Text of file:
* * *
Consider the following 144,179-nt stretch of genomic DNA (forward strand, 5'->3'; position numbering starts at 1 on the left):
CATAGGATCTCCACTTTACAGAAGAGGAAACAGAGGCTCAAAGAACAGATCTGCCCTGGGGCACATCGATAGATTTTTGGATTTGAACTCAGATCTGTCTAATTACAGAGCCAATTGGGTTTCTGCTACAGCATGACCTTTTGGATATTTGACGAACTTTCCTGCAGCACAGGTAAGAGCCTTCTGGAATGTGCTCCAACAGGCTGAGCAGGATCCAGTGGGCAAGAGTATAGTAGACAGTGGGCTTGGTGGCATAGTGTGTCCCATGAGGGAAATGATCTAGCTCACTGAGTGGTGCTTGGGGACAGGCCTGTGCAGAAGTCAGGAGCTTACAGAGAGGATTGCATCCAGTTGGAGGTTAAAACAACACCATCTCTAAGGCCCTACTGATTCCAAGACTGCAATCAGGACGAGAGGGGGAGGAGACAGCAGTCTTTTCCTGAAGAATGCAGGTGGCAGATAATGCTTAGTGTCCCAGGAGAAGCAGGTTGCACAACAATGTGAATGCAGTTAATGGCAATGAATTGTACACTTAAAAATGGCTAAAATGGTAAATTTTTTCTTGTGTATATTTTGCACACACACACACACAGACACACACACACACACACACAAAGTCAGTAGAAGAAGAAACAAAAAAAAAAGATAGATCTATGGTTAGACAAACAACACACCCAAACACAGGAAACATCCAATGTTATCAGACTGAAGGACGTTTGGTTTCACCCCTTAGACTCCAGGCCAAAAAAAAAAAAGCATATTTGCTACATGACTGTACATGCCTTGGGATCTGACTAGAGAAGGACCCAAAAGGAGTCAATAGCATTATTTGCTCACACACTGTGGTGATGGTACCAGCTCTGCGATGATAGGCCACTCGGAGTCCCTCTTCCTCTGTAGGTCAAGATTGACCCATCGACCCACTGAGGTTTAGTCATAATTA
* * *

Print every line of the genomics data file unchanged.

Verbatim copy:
Consider the following 144,179-nt stretch of genomic DNA (forward strand, 5'->3'; position numbering starts at 1 on the left):
CATAGGATCTCCACTTTACAGAAGAGGAAACAGAGGCTCAAAGAACAGATCTGCCCTGGGGCACATCGATAGATTTTTGGATTTGAACTCAGATCTGTCTAATTACAGAGCCAATTGGGTTTCTGCTACAGCATGACCTTTTGGATATTTGACGAACTTTCCTGCAGCACAGGTAAGAGCCTTCTGGAATGTGCTCCAACAGGCTGAGCAGGATCCAGTGGGCAAGAGTATAGTAGACAGTGGGCTTGGTGGCATAGTGTGTCCCATGAGGGAAATGATCTAGCTCACTGAGTGGTGCTTGGGGACAGGCCTGTGCAGAAGTCAGGAGCTTACAGAGAGGATTGCATCCAGTTGGAGGTTAAAACAACACCATCTCTAAGGCCCTACTGATTCCAAGACTGCAATCAGGACGAGAGGGGGAGGAGACAGCAGTCTTTTCCTGAAGAATGCAGGTGGCAGATAATGCTTAGTGTCCCAGGAGAAGCAGGTTGCACAACAATGTGAATGCAGTTAATGGCAATGAATTGTACACTTAAAAATGGCTAAAATGGTAAATTTTTTCTTGTGTATATTTTGCACACACACACACACAGACACACACACACACACACACAAAGTCAGTAGAAGAAGAAACAAAAAAAAAAGATAGATCTATGGTTAGACAAACAACACACCCAAACACAGGAAACATCCAATGTTATCAGACTGAAGGACGTTTGGTTTCACCCCTTAGACTCCAGGCCAAAAAAAAAAAAGCATATTTGCTACATGACTGTACATGCCTTGGGATCTGACTAGAGAAGGACCCAAAAGGAGTCAATAGCATTATTTGCTCACACACTGTGGTGATGGTACCAGCTCTGCGATGATAGGCCACTCGGAGTCCCTCTTCCTCTGTAGGTCAAGATTGACCCATCGACCCACTGAGGTTTAGTCATAATTA